Liver fibrosis is a dynamic process resulting from an imbalance between ECM production (fibrogenesis) and degradation (fibrolysis). As we showed that fibrogenic processes were unlikely to account for the difference in intensity of fibrosis observed between groups, we studied the gene expression of matrix remodeling enzymes. CCl4 induced similarly Mmp2, Mmp3, Mmp8, Mmp9, Mmp14 and MMP inhibitors Tissue inhibitor metalloproteinase 1 (Timp1) and Timp2 in the two age-groups but we observed a significantly higher induction of Mmp13 in young mice than in old ones. In addition, Chemokine (C-X-C motif) ligand 9 (Cxcl9), a potent MMP-13 inducer, is upregulated in young fibrotic livers but not in old ones (Figure 2).

Gene expression of matrix remodeling enzymes in young and old livers. Hepatic gene expression of Mmp2, Mmp3, Mmp8, Mmp9, Mmp13, Mmp14, Timp1, Timp2 and Cxcl9 in control and CCl4-treated young and old mice (Mean ± SEM) (n=6/group). Statistical analysis was performed by two-way ANOVA for repeated measures (boxes) followed by Bonferroni’s post-hoc correction. **P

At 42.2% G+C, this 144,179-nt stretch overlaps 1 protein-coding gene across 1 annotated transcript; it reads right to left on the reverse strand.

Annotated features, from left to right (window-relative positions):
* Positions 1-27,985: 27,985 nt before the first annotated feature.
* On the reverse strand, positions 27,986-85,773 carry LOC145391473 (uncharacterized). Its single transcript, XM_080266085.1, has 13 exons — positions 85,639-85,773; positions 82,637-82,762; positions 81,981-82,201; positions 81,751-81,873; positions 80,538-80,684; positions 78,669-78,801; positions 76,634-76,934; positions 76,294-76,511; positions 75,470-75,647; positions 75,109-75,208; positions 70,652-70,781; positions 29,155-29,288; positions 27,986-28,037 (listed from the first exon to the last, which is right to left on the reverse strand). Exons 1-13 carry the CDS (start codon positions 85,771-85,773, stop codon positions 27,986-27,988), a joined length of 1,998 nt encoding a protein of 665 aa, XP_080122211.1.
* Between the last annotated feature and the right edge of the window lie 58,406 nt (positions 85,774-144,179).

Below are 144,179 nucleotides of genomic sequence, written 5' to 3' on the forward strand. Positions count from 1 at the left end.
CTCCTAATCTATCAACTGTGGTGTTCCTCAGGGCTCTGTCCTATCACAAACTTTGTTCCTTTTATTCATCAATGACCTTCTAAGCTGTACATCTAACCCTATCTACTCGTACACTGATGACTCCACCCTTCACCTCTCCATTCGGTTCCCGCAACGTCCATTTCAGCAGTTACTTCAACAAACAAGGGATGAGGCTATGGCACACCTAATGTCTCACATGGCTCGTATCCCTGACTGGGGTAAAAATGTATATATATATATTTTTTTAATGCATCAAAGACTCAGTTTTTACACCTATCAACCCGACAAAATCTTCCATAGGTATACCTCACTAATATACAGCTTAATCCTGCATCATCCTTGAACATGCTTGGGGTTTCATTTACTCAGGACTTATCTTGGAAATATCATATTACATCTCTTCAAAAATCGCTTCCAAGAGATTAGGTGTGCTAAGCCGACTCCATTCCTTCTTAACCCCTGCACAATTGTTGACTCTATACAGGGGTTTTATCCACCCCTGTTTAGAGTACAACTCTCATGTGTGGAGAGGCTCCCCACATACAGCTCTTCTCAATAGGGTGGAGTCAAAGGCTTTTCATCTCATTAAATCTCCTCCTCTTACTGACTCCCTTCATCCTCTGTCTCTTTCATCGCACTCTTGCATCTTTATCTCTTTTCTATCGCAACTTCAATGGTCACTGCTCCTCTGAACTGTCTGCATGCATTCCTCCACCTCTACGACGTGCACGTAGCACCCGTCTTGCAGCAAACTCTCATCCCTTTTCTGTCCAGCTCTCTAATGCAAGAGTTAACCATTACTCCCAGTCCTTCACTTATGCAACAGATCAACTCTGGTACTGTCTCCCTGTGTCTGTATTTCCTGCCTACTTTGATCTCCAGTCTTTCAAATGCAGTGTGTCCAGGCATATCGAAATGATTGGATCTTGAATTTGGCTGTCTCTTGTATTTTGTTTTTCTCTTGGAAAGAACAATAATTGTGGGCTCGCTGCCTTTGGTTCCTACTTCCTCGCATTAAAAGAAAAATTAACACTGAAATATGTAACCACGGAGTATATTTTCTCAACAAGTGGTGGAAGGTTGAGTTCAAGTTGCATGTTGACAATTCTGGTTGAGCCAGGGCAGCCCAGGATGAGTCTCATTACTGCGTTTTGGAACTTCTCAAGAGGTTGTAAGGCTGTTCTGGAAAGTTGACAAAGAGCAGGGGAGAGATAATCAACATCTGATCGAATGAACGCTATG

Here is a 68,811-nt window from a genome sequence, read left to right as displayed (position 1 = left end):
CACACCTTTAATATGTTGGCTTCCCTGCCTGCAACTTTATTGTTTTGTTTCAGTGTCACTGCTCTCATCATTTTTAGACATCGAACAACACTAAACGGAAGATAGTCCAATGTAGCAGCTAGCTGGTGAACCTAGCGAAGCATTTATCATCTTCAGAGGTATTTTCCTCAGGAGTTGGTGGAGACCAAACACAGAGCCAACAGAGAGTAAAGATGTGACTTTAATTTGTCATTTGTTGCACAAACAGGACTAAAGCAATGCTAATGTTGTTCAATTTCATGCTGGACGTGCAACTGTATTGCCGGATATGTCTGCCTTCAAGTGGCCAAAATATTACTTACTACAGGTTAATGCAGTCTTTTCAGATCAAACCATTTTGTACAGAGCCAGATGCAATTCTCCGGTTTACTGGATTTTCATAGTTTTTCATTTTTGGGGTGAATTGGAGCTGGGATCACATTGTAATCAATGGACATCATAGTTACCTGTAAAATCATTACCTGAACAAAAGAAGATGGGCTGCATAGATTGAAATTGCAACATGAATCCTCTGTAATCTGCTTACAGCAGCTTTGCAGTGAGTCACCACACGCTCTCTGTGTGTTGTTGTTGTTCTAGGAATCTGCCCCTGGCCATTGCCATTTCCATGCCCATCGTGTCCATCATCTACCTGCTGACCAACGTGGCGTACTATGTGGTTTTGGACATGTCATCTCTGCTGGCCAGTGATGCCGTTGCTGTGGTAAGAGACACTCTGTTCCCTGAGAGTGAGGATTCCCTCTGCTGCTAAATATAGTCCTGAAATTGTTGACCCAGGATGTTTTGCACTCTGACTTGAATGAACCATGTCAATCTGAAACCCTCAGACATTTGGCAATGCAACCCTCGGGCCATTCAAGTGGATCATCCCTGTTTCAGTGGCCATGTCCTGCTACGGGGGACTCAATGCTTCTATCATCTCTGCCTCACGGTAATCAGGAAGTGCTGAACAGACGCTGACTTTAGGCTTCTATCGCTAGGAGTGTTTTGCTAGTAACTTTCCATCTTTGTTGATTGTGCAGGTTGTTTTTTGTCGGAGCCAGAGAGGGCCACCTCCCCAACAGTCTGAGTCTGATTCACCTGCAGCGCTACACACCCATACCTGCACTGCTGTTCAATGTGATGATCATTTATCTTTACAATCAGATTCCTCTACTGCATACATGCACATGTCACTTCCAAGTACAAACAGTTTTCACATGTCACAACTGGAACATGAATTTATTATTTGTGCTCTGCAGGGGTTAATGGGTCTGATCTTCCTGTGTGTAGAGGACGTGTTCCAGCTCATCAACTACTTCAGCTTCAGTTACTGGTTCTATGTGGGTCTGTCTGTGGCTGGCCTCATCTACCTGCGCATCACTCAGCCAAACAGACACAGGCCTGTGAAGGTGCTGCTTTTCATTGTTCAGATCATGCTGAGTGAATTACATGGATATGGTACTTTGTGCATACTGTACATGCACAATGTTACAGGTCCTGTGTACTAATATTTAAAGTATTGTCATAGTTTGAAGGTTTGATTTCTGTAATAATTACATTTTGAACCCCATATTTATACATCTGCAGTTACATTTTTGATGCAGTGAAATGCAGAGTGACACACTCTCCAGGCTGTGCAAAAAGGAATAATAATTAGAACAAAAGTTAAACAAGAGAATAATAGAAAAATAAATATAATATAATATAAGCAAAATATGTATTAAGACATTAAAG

Figure 2. Gene expression of matrix remodeling enzymes in young and old livers. Hepatic gene expression of Mmp2, Mmp3, Mmp8, Mmp9, Mmp13, Mmp14, Timp1, Timp2 and Cxcl9 in control and CCl4-treated young and old mice (Mean ± SEM) (n=6/group). Statistical analysis was performed by two-way ANOVA for repeated measures (boxes) followed by Bonferroni’s post-hoc correction. **P<0.01; ***P<0.001 for differences between age groups.